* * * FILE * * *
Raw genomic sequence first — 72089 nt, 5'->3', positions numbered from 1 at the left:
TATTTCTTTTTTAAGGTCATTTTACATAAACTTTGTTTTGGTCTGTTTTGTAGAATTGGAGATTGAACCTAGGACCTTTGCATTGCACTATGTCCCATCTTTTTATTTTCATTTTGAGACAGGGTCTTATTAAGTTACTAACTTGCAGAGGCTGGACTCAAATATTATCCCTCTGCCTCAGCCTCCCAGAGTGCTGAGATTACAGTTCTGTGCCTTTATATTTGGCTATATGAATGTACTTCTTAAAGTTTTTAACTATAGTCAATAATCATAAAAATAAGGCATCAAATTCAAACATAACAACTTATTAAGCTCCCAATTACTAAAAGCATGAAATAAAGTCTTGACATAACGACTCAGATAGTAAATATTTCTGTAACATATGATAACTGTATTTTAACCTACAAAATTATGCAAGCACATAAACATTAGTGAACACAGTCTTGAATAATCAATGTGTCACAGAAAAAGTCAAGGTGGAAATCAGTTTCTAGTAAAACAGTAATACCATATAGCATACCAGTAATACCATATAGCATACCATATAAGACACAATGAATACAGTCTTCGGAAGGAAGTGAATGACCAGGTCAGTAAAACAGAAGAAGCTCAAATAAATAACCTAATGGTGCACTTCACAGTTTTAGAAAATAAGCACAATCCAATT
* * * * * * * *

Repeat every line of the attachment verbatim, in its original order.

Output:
Raw genomic sequence first — 72089 nt, 5'->3', positions numbered from 1 at the left:
TATTTCTTTTTTAAGGTCATTTTACATAAACTTTGTTTTGGTCTGTTTTGTAGAATTGGAGATTGAACCTAGGACCTTTGCATTGCACTATGTCCCATCTTTTTATTTTCATTTTGAGACAGGGTCTTATTAAGTTACTAACTTGCAGAGGCTGGACTCAAATATTATCCCTCTGCCTCAGCCTCCCAGAGTGCTGAGATTACAGTTCTGTGCCTTTATATTTGGCTATATGAATGTACTTCTTAAAGTTTTTAACTATAGTCAATAATCATAAAAATAAGGCATCAAATTCAAACATAACAACTTATTAAGCTCCCAATTACTAAAAGCATGAAATAAAGTCTTGACATAACGACTCAGATAGTAAATATTTCTGTAACATATGATAACTGTATTTTAACCTACAAAATTATGCAAGCACATAAACATTAGTGAACACAGTCTTGAATAATCAATGTGTCACAGAAAAAGTCAAGGTGGAAATCAGTTTCTAGTAAAACAGTAATACCATATAGCATACCAGTAATACCATATAGCATACCATATAAGACACAATGAATACAGTCTTCGGAAGGAAGTGAATGACCAGGTCAGTAAAACAGAAGAAGCTCAAATAAATAACCTAATGGTGCACTTCACAGTTTTAGAAAATAAGCACAATCCAATT